Projectors generally include a mechanically driven member such as a piston, tube, or cylinder and a driver. The driver is responsive to electrical energy and converts such energy into mechanical energy to drive the mechanically driven member. The driven member converts the mechanical energy into acoustic waves which propagate in the body of water. Most acoustic transducers have driver elements which use materials having either magnetostrictive or piezoelectric properties. Magnetostrictive materials change dimension in the presence of an applied magnetic field, whereas piezoelectric materials undergo mechanical deformation in the presence of an electrical field. Because ceramic materials used in piezoelectric ceramic drivers are generally incapable of supporting tensile stresses, which often leads to fracturing of the ceramic, it is generally required that the ceramic driver be placed in a condition of precompression or prestress. Precompression protects the ceramic element from tensile forces which are generally detrimental to ceramic piezoelectrics.
Because acoustic transducers are used in a wide variety of applications, their size, shape and mode of operation can be quite different.
A configuration for acoustic transducers used when light weight and small size is needed is the split-ring cylindrical transducer. The split-ring transducer generally includes a continuous hollow tube having a longitudinal gap extending the length of the tube. The transducer also includes a cylindrical ceramic driver having a longitudinal gap at an angular displacement, such that when the driver is disposed within the tube, the respective gaps are generally aligned. In one configuration, a cylindrical ceramic driver has electrodes on the inner and outer surfaces and is polarized in a manner such that when an alternating current is applied across the electrodes, the driver causes the hollow tube to expand and contract in the radial direction. Accordingly, the ceramic driver and the hoop-mode projector are said to operate in the radial mode. The "C" shaped projector vibrates similarly to a tuning fork with the motion of the centers of vibration on either side of the diametral plane of the split having a large displacement normal to the plane as compared to the point diametrically opposite the split, which has a relatively small displacement.
Prestress is applied to the cylindrical ceramic driver by using a split hollow tube having a diameter somewhat smaller than the diameter of the ceramic cylinder driver. The opposing arms or tines of the tube are spread apart sufficiently for inserting the cylindrical ceramic element within the tube. Releasing the spreading forces on the opposing arms allows the tube to wrap itself around the ceramic driver and places the driver in compression. The resonant frequency of the split-ring projector is a function of the diameter as well as the thickness and elasticity modulus of the tube and ceramic driver materials.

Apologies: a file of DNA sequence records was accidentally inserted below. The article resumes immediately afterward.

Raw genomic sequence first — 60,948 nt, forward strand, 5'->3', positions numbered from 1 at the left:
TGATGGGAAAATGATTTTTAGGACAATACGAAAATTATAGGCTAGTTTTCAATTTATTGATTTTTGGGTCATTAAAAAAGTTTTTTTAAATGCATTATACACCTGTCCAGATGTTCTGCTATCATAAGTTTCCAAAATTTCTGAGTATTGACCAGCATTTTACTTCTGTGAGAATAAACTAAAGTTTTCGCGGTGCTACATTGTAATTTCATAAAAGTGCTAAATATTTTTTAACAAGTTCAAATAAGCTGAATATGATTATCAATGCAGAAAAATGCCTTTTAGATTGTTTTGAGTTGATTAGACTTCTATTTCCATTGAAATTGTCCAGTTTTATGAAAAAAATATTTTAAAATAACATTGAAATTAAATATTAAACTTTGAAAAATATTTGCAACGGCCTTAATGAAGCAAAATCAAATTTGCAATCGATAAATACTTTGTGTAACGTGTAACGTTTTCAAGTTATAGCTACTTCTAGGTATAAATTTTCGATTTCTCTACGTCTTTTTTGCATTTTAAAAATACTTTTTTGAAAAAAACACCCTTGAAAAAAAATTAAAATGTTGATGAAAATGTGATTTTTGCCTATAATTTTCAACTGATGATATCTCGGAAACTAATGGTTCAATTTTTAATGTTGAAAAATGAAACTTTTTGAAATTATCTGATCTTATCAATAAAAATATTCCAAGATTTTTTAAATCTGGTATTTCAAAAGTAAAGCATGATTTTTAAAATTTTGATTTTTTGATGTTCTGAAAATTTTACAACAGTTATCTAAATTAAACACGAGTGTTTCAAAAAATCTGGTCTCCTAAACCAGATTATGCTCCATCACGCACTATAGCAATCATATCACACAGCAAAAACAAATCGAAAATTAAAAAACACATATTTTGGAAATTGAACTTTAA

There are several different types of piezoelectric ceramic drivers commonly used for split cylinder transducers.
The simplest and most common configuration uses the aforementioned cylindrical ceramic driver having electrodes on inner and outer surfaces of the cylinder. In applications where the cylindrical ceramic driver is unable to provide sufficient drive for a higher acoustic power split cylinder transducer, a barrel stave cylindrical driver may be used. Barrel stave driven transducers are known to provide as much as a 6 dB improvement in output acoustic power. The barrel stave driver includes a plurality of segmented sections of ceramic having electrodes disposed between individual ceramic segments. The polarity of the ceramic segments are alternated at every other electrode such that when driven with an alternating current, the driver causes the split cylinder tube to expand and contract circumferentially. The barrel stave cylindrical driver is said to operate in the circumferential mode.
A cylindrical ceramic driver which operates similarly to the barrel stave driver is the tangentially-poled ceramic driver. The tangentially-poled driver includes a cylindrical ceramic tube having a plurality of electrically conductive stripes disposed at predetermined and generally equally spaced locations around the circumference of the driver, with each conductor stripe forming a circuitous closed path around the wall of the driver. The electrically conductive stripes are generally painted on with a conductive paint, such as silver paint, and they are typically cured by a furnace firing process. In this configuration, the tangentially-poled ceramic driver appears and operates similarly to the barrel-stave ceramic driver.
One problem with both the barrel stave and tangentially-poled cylindrical drivers is that when placed in a metal shell, electrical continuity is provided between the ceramic driver and the shell, resulting in a short-circuited and inoperative transducer.